Take the 2-minute tour ×
Mathematics Stack Exchange is a question and answer site for people studying math at any level and professionals in related fields. It's 100% free, no registration required.

In classical symbolic logic, Can we conclude "Some are Italian" from "All are Italian"?

All are Italian.
Therefore, Some are Italian.

Apparently, Modern logicians argue that it is invalid since we cannot drop "all" to from "All are Italian" to derive "Someone is Italian". I'm looking to know the views of Classical and modern logic on this if it is true.

share|improve this question
2  
Where do you have the "Apparently, Modern logicians argue that it is invalid since we cannot drop 'all' to ..." from? –  Thomas Nov 13 '12 at 18:45
    
@Thomas: It's from my book that I read. –  user121314 Nov 13 '12 at 19:14
1  
@user121314: most modern logic texts use definitions such that $(\forall x)\phi$ implies $(\exists x)\phi$ in first order logic. One keyword to search for is "existential fallacy". –  Carl Mummert Nov 14 '12 at 3:04
add comment

3 Answers

up vote 16 down vote accepted

Consider the following statements:

All unicorns are pink.

Some unicorns are pink.

The former is true, since there are no unicorns that are not pink. The latter is false, since there is no unicorn that is pink.

The classical conception of logic apparently operated on the assumption that we'd only ever logically quantify over meaningful subjects--that is, that we'd never have a vacuously true statement like the first one above. For more detail about the relationships between quantified statements in classical (Aristotelean) logic, look at this article on the so-called "square of opposition" (in particular, up through the "Modern Squares of Opposition" section).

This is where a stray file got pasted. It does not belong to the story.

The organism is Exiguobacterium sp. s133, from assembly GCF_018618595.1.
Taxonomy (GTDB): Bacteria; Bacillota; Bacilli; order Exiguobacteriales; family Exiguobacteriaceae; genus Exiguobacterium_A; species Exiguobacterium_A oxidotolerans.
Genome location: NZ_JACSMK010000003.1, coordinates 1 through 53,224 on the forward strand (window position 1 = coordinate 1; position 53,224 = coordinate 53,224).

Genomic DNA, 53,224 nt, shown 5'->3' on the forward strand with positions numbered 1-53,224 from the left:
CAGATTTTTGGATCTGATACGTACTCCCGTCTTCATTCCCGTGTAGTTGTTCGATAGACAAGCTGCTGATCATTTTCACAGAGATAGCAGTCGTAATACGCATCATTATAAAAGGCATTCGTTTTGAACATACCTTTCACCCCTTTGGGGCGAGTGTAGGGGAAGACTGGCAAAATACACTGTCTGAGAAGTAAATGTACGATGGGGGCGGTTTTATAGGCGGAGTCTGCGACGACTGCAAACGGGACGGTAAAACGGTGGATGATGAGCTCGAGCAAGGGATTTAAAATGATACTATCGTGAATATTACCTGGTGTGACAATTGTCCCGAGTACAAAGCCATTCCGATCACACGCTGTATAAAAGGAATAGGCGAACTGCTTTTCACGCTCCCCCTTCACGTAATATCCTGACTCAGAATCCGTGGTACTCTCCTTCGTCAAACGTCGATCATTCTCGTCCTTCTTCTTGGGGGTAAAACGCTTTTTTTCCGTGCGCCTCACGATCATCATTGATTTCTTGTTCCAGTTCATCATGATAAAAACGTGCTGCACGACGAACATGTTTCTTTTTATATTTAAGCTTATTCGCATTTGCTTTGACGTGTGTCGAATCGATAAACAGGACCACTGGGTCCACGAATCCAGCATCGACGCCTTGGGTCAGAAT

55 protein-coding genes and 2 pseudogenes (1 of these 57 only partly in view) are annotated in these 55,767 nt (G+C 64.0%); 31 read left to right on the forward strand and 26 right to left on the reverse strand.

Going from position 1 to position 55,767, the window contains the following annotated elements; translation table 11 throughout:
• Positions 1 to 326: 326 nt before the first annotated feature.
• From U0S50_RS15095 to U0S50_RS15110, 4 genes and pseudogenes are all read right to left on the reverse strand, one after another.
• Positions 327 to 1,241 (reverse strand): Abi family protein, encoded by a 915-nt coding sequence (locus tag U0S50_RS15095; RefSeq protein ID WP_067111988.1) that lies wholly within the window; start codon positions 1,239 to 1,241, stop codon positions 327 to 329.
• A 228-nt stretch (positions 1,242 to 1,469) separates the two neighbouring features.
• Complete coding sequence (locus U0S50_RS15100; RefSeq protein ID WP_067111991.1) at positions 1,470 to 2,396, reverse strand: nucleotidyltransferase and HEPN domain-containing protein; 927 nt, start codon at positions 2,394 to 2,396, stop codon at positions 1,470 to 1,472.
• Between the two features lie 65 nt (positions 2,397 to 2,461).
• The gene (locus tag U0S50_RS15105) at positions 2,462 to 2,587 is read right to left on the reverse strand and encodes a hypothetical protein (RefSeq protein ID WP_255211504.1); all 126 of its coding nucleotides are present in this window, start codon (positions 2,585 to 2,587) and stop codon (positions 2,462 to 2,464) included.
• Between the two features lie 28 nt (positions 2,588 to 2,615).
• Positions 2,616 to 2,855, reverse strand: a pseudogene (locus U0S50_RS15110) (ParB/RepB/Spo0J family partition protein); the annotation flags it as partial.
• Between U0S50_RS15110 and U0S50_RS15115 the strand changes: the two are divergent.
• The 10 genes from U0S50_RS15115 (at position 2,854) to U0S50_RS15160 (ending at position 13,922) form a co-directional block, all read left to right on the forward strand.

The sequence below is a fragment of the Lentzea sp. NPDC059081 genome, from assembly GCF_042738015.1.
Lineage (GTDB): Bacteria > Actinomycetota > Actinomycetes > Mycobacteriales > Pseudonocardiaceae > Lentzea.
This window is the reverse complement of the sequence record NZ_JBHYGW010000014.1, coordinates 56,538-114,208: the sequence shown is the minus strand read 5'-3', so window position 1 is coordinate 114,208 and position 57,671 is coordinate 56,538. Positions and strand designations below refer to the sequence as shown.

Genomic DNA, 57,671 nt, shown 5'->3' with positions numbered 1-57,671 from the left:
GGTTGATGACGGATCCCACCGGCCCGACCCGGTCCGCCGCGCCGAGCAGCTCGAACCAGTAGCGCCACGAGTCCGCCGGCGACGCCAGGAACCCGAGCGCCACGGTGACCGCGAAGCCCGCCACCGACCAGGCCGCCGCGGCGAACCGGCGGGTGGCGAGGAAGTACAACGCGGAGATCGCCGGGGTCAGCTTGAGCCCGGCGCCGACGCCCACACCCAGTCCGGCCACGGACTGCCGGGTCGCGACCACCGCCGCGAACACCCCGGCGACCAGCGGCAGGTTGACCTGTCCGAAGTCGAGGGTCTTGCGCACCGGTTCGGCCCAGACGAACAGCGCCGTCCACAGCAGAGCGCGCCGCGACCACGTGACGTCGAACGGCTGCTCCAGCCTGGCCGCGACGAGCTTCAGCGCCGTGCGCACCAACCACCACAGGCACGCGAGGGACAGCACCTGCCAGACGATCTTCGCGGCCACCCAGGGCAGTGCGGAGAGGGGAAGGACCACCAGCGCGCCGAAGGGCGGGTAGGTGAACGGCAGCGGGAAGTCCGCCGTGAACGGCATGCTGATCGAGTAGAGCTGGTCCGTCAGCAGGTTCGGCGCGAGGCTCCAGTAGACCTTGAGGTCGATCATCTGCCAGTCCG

In your case, you could drop the "all" down to "some", but only if you knew that you were quantifying over a non-empty collection of individuals. For example, we couldn't do this if we were talking about leprechauns. However, if we were talking about guys named Vito, and we also had the statement "Some guy is named Vito," then we could drop the "all" down to "some" as described. In other words, the following would be a valid argument:

  1. All guys named Vito are Italian.

  2. Some guy is named Vito.

  3. Therefore, some guy is Italian.

share|improve this answer
    
I think in your first statement it should be "there is no unicorn that is NOT pink" , –  Theorem Nov 13 '12 at 18:55
    
@Theorem: Let's say that $U$ is the set of unicorns and that $p(x)$ is the statement "$x$ is pink." In symbolic form, then, my first statement is: $$\forall x\in U,p(x)$$ Your suggested alteration is: $$\neg\exists x\in U,\neg p(x)$$ This is equivalent to: $$\forall x\in U,\neg\bigl(\neg p(x)\bigr)$$ Can you see that this is equivalent to my statement? –  Cameron Buie Nov 13 '12 at 19:01
1  
So it would be true if I had, 1. All are Italian 2. There is at least one Italian 3. Therefore, Some are Italian I suppose this what you meant by non-empty collection? –  user121314 Nov 13 '12 at 19:11